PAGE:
Today the world has lost a wonderful actor, comedic genius and human being. Robin Williams was found dead at his home at the age of sixty-three. His passing is an alleged suicide and the result of many years battling depression. His acting career brought smiles to children and adults over several decades, yet in a tragic twist of fate, it appears that laughter did not serve as his own medicine.
From Mork & Mindy, Good Will Hunting, Mrs Doubtfire and Aladdin, Robin Williams was an iconic comedic figure whose films are definitive of many childhoods; being passed through the family tree like a right of passage. A good friend to many actors and a great teacher, you only have to read today's tabloids to know that he has influenced many people's lives.
What is most heart-rending about this news is the contradiction- a man who exudes laughter, yet who is suffering from endless sadness. It just goes to show how one person's exterior doesn't always match the battles they are fighting within. Proving that he really was a brilliant actor, it appears that for much of his life, Robin was in character. Aware of exposing his vulnerability, many of his friends have stated that he often masked his feelings through comedy; the laughter of other's being his armour.
Robin once stated in an interview regarding a young boy's suicide; "If you're that depressed, reach out to someone. Remember, suicide is a permanent solution to a temporary problem." A man only too aware of the implications of such actions, one can only imagine the pain he must have experienced in the moments leading up to his death, when ending your life is the only option. After years of fighting depression, there's only so long that one can battle their demons for, and I suspect that sharing your darkest thoughts with someone in your loneliest hours isn't always going to erase your problems and persistent pain. Sometimes it goes beyond repair.
I guess there's little option for you to bare your feelings to the world when you have been awarded the role of everyone's clown. One of Robin's quotes goes as follows;
"I used to think the worst thing in life was to end up all alone, its not. The worst thing in life is to end up with people that make you feel all alone."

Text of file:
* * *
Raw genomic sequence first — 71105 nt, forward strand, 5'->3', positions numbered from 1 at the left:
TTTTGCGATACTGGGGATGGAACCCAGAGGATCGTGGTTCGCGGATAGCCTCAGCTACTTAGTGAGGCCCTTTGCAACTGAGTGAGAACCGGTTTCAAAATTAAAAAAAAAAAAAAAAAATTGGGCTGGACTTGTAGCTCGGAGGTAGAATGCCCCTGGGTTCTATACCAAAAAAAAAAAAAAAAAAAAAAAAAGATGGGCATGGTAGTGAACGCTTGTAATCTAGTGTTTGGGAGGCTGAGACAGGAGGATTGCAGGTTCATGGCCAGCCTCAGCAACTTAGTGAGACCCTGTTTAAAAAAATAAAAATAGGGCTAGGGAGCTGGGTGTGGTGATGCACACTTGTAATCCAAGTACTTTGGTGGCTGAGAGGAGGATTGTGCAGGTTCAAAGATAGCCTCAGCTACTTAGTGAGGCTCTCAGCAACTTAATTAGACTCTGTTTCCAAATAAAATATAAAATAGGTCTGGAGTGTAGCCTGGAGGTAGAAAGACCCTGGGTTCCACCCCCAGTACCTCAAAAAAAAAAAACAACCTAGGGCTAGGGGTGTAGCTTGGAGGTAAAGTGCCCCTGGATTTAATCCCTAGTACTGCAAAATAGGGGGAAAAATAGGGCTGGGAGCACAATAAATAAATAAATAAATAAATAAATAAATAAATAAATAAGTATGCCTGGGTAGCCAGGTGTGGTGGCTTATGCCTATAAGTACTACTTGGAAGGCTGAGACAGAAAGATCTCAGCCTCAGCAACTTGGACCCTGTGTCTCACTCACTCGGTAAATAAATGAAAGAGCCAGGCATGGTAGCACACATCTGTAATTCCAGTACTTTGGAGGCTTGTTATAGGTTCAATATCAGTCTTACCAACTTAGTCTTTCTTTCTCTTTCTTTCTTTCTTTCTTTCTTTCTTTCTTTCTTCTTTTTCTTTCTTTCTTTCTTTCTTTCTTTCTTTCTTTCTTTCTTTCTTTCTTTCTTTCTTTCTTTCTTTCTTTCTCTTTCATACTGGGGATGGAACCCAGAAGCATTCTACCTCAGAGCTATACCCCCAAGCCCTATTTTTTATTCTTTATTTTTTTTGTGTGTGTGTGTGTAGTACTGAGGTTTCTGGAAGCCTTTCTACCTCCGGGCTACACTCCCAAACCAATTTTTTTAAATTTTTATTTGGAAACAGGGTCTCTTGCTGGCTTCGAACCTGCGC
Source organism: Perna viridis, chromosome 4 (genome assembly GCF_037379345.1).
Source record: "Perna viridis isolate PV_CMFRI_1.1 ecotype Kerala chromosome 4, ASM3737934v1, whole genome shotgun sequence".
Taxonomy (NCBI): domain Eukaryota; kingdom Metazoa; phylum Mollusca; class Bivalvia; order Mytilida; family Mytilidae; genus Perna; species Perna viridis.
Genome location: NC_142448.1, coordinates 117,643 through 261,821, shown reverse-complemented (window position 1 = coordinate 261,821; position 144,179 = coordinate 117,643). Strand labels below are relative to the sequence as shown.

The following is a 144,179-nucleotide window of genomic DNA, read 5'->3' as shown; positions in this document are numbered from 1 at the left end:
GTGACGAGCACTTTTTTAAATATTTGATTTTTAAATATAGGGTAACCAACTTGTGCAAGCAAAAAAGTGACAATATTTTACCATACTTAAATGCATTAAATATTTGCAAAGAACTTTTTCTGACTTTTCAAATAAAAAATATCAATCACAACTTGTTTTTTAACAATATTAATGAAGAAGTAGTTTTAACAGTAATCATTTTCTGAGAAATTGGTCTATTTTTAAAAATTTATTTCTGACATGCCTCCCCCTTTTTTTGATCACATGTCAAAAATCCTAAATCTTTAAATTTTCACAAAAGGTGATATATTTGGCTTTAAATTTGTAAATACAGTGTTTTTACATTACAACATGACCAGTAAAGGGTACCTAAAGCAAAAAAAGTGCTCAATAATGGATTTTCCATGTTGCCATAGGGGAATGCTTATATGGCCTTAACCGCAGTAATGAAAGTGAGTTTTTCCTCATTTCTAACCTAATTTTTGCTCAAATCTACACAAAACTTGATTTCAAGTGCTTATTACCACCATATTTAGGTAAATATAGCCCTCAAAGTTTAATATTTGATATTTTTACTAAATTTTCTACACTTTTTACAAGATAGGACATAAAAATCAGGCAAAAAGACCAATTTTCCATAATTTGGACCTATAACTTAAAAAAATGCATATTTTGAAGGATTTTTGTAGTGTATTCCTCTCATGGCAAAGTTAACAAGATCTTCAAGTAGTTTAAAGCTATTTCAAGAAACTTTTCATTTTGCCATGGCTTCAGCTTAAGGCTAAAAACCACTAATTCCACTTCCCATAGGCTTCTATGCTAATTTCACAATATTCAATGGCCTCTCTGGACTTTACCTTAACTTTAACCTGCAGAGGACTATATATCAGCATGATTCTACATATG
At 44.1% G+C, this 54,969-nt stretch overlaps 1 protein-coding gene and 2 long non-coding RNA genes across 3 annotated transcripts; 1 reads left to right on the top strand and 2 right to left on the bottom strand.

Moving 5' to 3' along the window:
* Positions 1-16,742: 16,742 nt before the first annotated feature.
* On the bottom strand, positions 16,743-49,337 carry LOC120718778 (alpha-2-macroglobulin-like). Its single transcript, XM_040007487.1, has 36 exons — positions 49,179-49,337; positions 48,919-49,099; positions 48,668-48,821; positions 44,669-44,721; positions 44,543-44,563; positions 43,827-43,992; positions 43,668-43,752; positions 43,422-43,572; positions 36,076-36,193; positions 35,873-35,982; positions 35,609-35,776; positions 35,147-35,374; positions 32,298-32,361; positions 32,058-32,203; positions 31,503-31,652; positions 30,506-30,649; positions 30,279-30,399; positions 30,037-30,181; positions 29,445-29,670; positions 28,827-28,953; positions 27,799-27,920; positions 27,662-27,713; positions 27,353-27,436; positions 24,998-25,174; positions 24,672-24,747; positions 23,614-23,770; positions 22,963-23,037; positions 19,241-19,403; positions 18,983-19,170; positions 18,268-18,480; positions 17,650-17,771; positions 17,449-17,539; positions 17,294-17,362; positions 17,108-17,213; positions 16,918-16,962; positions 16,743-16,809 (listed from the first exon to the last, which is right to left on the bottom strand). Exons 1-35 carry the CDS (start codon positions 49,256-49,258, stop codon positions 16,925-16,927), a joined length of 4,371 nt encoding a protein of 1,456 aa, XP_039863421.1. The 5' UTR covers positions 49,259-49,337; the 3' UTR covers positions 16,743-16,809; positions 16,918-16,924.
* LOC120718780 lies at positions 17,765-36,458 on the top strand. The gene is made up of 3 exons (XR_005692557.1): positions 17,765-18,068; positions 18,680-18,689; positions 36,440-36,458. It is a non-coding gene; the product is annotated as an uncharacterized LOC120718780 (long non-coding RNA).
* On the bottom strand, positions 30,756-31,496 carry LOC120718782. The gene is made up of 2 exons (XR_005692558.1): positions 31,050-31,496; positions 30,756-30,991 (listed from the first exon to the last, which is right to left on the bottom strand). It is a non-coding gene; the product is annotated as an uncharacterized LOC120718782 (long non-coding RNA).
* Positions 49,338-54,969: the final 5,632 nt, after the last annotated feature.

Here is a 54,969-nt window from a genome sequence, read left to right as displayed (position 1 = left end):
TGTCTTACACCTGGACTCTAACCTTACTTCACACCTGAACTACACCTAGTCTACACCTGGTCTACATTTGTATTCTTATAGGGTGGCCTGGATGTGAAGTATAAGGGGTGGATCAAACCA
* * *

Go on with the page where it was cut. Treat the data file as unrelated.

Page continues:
Whether this was a nod to fame and the isolation that comes with a celebrity status such as his, is unknown. A close friend of the actor has since said "No matter where he was, people would recognise him. He sold his privacy to the public. He could be in the middle of talking in the street and someone would come up for an autograph...he didn't realise how much he sold his privacy to people."
I can only assume that in your deepest hours of depression, it is insignificant to think that people will miss you, or that you are loved. In Robin's case; a remarkable career, wonderful children, a loving wife, money, and knowing that many people admired you, was not suffice. Your own pain surpasses the most positive of thoughts. I suppose a huge amount of pressure comes with people relying on you to make them smile and ease their pain. For the funny guy to admit that he wasn't feeling so happy would have taken away the very essence of everything that he represented. Feeling alone is a recurring symptom of depression and sometimes it's difficult to talk to people about your problems when you feel as though no one can relate.
Regarding fame - from Philip Seymour-Hoffman, Whitney Houston, Michael Jackson, Heath Ledger and so on, we have lost countless examples of extraordinary talent over the past years. It seems that the rate of deaths in Hollywood is escalating. It is becoming more evident that the shiny pedestal that fame puts you on is a lonely, confusing and isolated place to be. Ripped from under your feet as quickly as it arrived, the fact that fame is so easily disposed of, makes it that much more of a vulnerable place to be.
I suppose that the most heart-warming thought to come from this is to know that it is possible to touch the lives of people that you have never met. The fact that many of us, being strangers to Robin are experiencing a deep feeling of loss today is something quite remarkable.